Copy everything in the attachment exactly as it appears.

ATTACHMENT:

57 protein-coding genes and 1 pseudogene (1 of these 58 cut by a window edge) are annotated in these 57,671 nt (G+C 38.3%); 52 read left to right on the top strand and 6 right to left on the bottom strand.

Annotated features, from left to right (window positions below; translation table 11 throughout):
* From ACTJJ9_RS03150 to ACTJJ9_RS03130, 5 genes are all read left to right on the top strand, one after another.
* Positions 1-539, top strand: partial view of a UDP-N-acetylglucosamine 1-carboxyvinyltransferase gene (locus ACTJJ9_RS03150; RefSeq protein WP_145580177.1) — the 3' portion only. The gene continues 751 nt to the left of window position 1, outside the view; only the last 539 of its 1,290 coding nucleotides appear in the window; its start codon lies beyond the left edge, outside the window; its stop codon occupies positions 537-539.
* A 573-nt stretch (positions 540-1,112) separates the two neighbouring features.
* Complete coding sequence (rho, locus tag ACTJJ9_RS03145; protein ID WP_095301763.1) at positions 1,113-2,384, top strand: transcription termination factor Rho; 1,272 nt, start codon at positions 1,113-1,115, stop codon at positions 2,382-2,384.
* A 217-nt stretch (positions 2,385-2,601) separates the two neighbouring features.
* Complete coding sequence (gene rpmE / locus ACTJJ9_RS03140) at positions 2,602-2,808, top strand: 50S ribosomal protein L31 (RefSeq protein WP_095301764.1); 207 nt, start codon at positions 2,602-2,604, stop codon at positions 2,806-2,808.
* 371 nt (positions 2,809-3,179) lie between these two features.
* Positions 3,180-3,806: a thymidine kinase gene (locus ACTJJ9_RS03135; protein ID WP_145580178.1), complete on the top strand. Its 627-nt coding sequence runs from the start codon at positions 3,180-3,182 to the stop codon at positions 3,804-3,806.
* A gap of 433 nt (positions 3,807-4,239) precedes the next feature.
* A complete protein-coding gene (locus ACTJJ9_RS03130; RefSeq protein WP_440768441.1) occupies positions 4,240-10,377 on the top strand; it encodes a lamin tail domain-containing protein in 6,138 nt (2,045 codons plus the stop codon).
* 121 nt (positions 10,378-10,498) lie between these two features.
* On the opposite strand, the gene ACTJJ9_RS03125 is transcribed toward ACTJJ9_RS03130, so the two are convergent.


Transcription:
57 protein-coding genes and 1 pseudogene (1 of these 58 cut by a window edge) are annotated in these 57,671 nt (G+C 38.3%); 52 read left to right on the top strand and 6 right to left on the bottom strand.

Annotated features, from left to right (window positions below; translation table 11 throughout):
* From ACTJJ9_RS03150 to ACTJJ9_RS03130, 5 genes are all read left to right on the top strand, one after another.
* Positions 1-539, top strand: partial view of a UDP-N-acetylglucosamine 1-carboxyvinyltransferase gene (locus ACTJJ9_RS03150; RefSeq protein WP_145580177.1) — the 3' portion only. The gene continues 751 nt to the left of window position 1, outside the view; only the last 539 of its 1,290 coding nucleotides appear in the window; its start codon lies beyond the left edge, outside the window; its stop codon occupies positions 537-539.
* A 573-nt stretch (positions 540-1,112) separates the two neighbouring features.
* Complete coding sequence (rho, locus tag ACTJJ9_RS03145; protein ID WP_095301763.1) at positions 1,113-2,384, top strand: transcription termination factor Rho; 1,272 nt, start codon at positions 1,113-1,115, stop codon at positions 2,382-2,384.
* A 217-nt stretch (positions 2,385-2,601) separates the two neighbouring features.
* Complete coding sequence (gene rpmE / locus ACTJJ9_RS03140) at positions 2,602-2,808, top strand: 50S ribosomal protein L31 (RefSeq protein WP_095301764.1); 207 nt, start codon at positions 2,602-2,604, stop codon at positions 2,806-2,808.
* 371 nt (positions 2,809-3,179) lie between these two features.
* Positions 3,180-3,806: a thymidine kinase gene (locus ACTJJ9_RS03135; protein ID WP_145580178.1), complete on the top strand. Its 627-nt coding sequence runs from the start codon at positions 3,180-3,182 to the stop codon at positions 3,804-3,806.
* A gap of 433 nt (positions 3,807-4,239) precedes the next feature.
* A complete protein-coding gene (locus ACTJJ9_RS03130; RefSeq protein WP_440768441.1) occupies positions 4,240-10,377 on the top strand; it encodes a lamin tail domain-containing protein in 6,138 nt (2,045 codons plus the stop codon).
* 121 nt (positions 10,378-10,498) lie between these two features.
* On the opposite strand, the gene ACTJJ9_RS03125 is transcribed toward ACTJJ9_RS03130, so the two are convergent.